Bishop T.D. Jakes has clarified that his method of ministering to gay people who choose to attend The Potter's House church was "evolving" and said he does not endorse same-sex marriage, after a recent HuffPost Live interview led some viewers to believe he had "shifted" in his biblical convictions regarding human sexuality and marriage.
Christians and Americans in general remain divided in their opinions on the morality of homosexuality and the legality of same-sex marriage, and the Supreme Court's ruling in June effectively affirming same-sex marriage as a constintutional right has not bridged the divide.
"Currently, 54 percent of Americans say they favor allowing gays and lesbians to marry legally, with 39 percent opposed. In May, 57 percent favored legalizing same-sex marriage, while 39 percent opposed," the Pew Research Center, a nonpartisan fact tank, reported on July 29.
In another report updated the same day, Pew revealed that "among Catholics and white Mainline Protestants, roughly six-in-10 now express support for same-sex marriage." The fact tank added: "Support for same-sex marriage among black Protestants (34 percent) and white Evangelical Protestants (24 percent) remains lower than among other religious groups."
Responses to Bishop Jakes' recent appearance on HuffPost Live exemplify just how divisive discussions about homosexuality and same-sex marriage can become, especially when prominent figures, such as Jakes, once presented by Time magazine as potentially "the next Billy Graham," are in the mix.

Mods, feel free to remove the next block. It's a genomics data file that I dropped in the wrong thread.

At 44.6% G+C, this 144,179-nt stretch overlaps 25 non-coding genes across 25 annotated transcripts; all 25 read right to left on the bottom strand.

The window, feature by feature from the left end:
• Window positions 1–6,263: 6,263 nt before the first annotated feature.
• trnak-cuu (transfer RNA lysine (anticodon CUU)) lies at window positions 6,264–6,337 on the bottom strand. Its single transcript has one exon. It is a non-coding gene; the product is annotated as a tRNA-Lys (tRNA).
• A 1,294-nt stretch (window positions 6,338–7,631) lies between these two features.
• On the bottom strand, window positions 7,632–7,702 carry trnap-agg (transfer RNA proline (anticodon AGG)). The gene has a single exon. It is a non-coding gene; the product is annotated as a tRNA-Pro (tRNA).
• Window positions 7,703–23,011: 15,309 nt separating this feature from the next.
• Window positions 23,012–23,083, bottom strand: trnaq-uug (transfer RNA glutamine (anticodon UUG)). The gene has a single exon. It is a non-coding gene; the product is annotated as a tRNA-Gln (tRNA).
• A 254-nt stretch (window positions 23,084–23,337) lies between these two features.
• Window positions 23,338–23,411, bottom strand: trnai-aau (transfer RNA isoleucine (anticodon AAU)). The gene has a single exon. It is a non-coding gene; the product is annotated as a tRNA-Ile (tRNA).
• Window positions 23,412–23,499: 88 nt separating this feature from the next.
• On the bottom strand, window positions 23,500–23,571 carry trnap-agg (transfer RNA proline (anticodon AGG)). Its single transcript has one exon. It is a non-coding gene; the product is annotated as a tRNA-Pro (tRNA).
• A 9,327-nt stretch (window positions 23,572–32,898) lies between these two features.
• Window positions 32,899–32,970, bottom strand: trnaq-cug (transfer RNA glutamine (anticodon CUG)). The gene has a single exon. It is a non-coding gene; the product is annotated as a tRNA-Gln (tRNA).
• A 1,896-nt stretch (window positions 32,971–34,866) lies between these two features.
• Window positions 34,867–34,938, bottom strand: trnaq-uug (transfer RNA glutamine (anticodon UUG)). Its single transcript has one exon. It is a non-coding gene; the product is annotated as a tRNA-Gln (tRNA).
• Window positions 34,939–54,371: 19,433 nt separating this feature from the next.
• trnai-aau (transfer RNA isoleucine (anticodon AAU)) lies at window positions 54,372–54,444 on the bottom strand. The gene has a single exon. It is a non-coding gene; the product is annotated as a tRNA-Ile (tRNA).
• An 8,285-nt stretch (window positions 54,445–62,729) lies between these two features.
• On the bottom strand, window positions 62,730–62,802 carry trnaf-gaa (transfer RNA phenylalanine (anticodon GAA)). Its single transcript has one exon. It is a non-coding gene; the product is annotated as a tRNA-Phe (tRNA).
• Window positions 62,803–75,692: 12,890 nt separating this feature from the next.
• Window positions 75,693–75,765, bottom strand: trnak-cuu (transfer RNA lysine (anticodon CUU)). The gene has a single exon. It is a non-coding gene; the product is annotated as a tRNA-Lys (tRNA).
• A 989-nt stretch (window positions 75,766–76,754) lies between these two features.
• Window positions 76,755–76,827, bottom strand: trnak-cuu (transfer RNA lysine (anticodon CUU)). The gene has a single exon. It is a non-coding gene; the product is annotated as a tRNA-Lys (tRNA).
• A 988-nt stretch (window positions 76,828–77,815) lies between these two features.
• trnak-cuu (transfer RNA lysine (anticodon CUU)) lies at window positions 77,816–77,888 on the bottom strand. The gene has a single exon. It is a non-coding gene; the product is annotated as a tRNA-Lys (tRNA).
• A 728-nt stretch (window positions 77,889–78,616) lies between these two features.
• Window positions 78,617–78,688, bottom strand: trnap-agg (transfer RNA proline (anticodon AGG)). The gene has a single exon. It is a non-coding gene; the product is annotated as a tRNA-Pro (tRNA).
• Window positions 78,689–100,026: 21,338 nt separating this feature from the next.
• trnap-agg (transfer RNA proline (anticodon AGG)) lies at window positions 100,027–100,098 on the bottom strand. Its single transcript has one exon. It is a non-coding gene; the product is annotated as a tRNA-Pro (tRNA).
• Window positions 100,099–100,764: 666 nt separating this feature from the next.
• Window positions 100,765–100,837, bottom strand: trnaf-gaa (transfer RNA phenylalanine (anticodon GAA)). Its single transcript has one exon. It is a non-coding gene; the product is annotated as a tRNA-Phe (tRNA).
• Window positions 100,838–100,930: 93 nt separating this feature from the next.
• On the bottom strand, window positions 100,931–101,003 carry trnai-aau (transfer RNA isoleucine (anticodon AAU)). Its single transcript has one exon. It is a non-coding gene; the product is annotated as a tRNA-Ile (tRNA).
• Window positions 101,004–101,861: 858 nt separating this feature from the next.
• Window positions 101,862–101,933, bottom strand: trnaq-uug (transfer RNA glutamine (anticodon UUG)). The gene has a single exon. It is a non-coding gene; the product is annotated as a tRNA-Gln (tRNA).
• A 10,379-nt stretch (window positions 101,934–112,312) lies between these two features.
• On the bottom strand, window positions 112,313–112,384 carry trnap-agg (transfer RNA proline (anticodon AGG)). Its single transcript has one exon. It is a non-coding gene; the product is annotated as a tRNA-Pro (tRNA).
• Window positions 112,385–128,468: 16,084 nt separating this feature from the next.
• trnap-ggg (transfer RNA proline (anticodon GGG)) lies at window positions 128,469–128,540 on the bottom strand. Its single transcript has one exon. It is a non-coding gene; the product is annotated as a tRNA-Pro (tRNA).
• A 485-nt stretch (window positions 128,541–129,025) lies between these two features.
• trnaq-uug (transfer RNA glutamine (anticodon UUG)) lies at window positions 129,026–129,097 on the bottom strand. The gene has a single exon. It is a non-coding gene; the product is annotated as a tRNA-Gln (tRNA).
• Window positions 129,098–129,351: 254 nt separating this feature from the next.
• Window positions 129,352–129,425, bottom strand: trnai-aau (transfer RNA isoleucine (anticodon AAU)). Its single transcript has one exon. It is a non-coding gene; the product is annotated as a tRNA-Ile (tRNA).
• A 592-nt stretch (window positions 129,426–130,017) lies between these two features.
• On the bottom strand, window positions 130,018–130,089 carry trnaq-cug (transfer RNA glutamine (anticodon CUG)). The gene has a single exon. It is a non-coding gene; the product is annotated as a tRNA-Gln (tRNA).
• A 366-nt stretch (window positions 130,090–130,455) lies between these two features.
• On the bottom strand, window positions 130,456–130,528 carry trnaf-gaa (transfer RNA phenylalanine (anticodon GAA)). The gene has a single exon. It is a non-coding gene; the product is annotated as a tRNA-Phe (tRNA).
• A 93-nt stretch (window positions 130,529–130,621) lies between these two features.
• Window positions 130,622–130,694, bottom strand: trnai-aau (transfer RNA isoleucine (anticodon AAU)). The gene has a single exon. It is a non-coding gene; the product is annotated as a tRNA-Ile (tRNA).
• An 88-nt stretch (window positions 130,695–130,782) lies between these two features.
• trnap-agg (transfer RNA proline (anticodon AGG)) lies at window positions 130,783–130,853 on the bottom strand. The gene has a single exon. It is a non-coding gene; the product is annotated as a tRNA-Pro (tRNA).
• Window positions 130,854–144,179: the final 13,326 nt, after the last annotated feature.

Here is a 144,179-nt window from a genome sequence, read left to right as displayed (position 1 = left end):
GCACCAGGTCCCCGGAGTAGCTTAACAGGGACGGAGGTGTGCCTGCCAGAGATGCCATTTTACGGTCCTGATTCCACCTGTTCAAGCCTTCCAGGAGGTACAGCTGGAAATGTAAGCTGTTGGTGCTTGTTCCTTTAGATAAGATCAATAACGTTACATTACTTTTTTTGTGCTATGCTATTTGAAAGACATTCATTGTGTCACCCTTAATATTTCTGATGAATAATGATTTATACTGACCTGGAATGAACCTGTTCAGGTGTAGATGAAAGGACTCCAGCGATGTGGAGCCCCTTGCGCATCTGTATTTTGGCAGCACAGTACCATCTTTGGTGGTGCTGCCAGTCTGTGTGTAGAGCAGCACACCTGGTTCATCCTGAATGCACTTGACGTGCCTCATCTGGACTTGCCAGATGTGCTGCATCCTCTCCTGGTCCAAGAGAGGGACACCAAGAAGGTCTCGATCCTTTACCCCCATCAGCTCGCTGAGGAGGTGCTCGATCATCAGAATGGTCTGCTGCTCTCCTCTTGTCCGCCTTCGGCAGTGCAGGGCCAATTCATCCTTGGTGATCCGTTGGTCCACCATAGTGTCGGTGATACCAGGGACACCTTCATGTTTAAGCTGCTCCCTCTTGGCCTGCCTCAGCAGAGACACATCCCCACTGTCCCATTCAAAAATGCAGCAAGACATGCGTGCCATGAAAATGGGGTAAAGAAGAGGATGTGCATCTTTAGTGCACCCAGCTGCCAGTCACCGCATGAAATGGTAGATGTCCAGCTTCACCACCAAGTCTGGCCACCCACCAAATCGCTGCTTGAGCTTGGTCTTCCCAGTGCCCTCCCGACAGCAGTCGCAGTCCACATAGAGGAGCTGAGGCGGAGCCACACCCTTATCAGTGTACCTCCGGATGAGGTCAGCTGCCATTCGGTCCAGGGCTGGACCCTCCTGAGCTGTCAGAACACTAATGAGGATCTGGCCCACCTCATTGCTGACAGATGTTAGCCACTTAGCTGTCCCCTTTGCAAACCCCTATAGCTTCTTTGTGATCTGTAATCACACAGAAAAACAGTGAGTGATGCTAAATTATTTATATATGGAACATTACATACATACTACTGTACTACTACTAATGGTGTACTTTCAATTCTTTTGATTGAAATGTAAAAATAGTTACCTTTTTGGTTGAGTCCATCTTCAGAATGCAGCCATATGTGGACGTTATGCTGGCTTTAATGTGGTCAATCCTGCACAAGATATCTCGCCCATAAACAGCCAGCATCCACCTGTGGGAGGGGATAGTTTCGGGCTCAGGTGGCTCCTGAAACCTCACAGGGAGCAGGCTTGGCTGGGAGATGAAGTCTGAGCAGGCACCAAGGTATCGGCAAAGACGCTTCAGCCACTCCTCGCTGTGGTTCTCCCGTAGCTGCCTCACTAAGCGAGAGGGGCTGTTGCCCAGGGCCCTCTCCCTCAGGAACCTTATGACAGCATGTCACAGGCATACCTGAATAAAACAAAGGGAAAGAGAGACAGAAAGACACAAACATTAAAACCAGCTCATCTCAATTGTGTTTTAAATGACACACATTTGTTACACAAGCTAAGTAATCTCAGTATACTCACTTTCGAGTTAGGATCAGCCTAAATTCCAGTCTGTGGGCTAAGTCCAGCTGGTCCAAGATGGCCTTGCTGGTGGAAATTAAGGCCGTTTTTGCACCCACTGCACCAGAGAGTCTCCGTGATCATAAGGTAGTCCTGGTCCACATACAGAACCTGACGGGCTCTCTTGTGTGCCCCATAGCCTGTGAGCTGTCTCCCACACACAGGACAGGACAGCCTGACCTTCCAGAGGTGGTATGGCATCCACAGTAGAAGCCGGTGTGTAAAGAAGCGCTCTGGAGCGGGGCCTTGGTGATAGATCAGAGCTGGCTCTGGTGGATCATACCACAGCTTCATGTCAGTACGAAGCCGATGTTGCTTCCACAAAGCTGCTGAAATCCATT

Jakes took to his Facebook account on Sunday to blast a news report that suggested his HuffPost Live appearance indicated that his opinion of homosexuality was both "evolved and evolving" and that the Dallas, Texas, minister had "come out for gay rights and LGBT churches."
"Do not take everything you read online or hear repeated as truth. When asked about the 'black church' and its role in ministering to gay people, I briefly mentioned (we were running out of time) the word 'evolved and evolving' regarding my approach over the 39 years of my ministry to gay people who choose to come to our services," Jakes said in his Facebook post. "I simply meant that my method is evolving — not my message. I was SHOCKED to read that this was manipulated in a subsequent article to say I endorsed same sex [sic] marriage! My position on the subject has been steadfast and rooted in scripture [sic]."
Jakes, 58, concluded: "For the record, I do not endorse same sex [sic] marriage but I respect the rights that this country affords those that disagree with me."
The minister followed up that weekend post with a second statement on Tuesday, seeking to further make clear his beliefs regarding what the Bible says about marriage and sexuality — and noted that the brief time alloted during the HuffPost Live interview was "inadequate to explain complex theological principles or to evaluate societal norms from a biblical perspective."